Application of a Bacillus subtilis Whole-Cell Biosensor (PliaI-lux) for the Identification of Cell Wall Active Antibacterial Compounds
Publikation: Beitrag in Buch/Konferenzbericht/Sammelband/Gutachten › Beitrag in Buch/Sammelband/Gutachten › Beigetragen › Begutachtung
Whole-cell biosensors, based on the visualization of a reporter strain’s response to a particular stimulus, are a robust and cost-effective means to monitor defined environmental conditions or the presence of chemical compounds. One specific field in which such biosensors are frequently applied is drug discovery, that is, the screening of large numbers of bacterial or fungal strains for the production of antimicrobial compounds. Here, we describe the application of a luminescence-based Bacillus subtilis biosensor for the discovery of cell wall active substances; this article is an update to our previous chapter published in 2017. The system is based on the well-characterized promoter PliaI, which is induced in response to a wide range of conditions that cause cell envelope stress, particularly antibiotics that interfere with the membrane-anchored steps of cell wall biosynthesis. A simple “spot-on-lawn” assay, where colonies of potential producer strains are grown directly on a lawn of the reporter strain, allows for quantitative and time-resolved detection of antimicrobial compounds. Due to the very low technical demands of this procedure, we expect it to be easily applicable to a large variety of candidate producer strains and growth conditions.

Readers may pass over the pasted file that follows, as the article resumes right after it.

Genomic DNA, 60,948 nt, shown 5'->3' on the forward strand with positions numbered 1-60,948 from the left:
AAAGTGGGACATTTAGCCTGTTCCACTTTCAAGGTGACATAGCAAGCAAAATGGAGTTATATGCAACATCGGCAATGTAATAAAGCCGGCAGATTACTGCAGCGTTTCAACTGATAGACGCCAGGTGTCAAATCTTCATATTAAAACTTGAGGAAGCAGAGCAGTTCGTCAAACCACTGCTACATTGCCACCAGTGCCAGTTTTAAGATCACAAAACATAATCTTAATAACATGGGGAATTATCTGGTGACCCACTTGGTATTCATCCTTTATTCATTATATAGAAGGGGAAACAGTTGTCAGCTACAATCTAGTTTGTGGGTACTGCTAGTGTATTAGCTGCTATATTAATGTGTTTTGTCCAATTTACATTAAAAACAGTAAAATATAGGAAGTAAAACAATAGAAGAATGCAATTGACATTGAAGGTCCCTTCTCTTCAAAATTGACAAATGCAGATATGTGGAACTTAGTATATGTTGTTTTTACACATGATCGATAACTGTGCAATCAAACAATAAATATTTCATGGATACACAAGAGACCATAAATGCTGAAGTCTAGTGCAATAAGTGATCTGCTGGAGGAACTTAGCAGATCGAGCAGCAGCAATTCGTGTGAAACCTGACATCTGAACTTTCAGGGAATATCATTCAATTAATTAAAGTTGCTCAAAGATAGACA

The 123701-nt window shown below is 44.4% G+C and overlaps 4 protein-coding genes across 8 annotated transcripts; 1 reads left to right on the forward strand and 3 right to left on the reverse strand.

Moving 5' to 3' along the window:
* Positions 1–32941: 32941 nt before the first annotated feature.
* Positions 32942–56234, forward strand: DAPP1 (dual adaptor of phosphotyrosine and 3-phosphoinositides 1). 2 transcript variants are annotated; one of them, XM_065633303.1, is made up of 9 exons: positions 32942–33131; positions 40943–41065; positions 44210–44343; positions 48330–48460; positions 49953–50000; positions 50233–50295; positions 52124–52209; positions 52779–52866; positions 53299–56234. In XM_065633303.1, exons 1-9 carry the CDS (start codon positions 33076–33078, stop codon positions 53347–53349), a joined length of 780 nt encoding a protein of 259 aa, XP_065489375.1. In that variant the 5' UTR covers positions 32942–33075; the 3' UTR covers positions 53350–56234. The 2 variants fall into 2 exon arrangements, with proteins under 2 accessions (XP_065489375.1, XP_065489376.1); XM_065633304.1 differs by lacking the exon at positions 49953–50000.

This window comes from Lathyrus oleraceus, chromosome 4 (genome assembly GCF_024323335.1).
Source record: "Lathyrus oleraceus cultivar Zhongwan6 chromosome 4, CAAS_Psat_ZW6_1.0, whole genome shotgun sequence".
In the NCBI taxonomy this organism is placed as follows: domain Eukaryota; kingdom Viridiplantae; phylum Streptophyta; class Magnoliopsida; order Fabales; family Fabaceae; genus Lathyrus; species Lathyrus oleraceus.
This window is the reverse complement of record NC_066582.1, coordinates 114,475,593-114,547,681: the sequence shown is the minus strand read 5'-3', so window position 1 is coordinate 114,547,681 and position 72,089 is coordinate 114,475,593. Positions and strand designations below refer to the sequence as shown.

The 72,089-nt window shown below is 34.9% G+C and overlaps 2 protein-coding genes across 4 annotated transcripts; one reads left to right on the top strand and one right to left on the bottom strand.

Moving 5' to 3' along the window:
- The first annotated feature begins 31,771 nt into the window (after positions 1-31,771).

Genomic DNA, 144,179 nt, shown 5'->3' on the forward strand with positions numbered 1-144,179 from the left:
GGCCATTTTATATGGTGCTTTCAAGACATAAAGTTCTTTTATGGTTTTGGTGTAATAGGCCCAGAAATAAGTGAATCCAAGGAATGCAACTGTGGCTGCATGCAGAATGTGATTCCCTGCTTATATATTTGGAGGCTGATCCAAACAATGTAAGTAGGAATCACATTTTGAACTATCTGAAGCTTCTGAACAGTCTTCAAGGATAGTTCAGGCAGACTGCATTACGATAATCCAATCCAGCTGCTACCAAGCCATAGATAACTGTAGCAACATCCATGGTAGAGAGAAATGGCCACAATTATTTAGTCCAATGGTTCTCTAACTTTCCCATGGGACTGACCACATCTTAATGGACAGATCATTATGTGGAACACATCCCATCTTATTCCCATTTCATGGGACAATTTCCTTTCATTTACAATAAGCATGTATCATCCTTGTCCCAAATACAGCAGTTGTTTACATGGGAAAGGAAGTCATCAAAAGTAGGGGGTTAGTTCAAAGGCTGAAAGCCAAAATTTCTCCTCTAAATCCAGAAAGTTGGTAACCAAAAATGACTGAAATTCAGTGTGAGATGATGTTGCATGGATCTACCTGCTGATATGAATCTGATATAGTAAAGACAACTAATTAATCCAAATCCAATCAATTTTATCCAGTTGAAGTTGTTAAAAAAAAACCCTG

|Publikationsstatus||Veröffentlicht - 2017|
|Reihe||Methods in Molecular Biology|
ASJC Scopus Sachgebiete
- Antibiotic, Antimicrobial peptide, Bioassay, Cell envelope stress, Cell wall, Lipid II cycle, Luminescence, Reporter gene, Stress response